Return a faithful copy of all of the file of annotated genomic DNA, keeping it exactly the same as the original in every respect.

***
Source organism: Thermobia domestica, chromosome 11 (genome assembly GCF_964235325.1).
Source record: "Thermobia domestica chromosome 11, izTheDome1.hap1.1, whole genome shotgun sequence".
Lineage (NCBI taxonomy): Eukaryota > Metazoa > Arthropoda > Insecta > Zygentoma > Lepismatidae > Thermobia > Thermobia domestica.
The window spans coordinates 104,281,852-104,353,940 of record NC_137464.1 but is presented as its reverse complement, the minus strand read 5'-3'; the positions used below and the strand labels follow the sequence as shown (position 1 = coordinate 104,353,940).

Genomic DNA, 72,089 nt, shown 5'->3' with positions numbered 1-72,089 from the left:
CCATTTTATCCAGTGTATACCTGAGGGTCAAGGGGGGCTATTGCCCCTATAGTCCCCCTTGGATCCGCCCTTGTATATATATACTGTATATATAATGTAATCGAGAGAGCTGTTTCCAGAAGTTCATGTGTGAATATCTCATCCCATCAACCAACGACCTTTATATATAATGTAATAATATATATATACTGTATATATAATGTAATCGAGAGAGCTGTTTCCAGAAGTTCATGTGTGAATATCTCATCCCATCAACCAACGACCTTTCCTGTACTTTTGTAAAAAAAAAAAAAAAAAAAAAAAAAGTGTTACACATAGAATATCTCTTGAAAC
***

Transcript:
Source organism: Thermobia domestica, chromosome 11 (genome assembly GCF_964235325.1).
Source record: "Thermobia domestica chromosome 11, izTheDome1.hap1.1, whole genome shotgun sequence".
Lineage (NCBI taxonomy): Eukaryota > Metazoa > Arthropoda > Insecta > Zygentoma > Lepismatidae > Thermobia > Thermobia domestica.
The window spans coordinates 104,281,852-104,353,940 of record NC_137464.1 but is presented as its reverse complement, the minus strand read 5'-3'; the positions used below and the strand labels follow the sequence as shown (position 1 = coordinate 104,353,940).

Genomic DNA, 72,089 nt, shown 5'->3' with positions numbered 1-72,089 from the left:
CCATTTTATCCAGTGTATACCTGAGGGTCAAGGGGGGCTATTGCCCCTATAGTCCCCCTTGGATCCGCCCTTGTATATATATACTGTATATATAATGTAATCGAGAGAGCTGTTTCCAGAAGTTCATGTGTGAATATCTCATCCCATCAACCAACGACCTTTATATATAATGTAATAATATATATATACTGTATATATAATGTAATCGAGAGAGCTGTTTCCAGAAGTTCATGTGTGAATATCTCATCCCATCAACCAACGACCTTTCCTGTACTTTTGTAAAAAAAAAAAAAAAAAAAAAAAAAGTGTTACACATAGAATATCTCTTGAAAC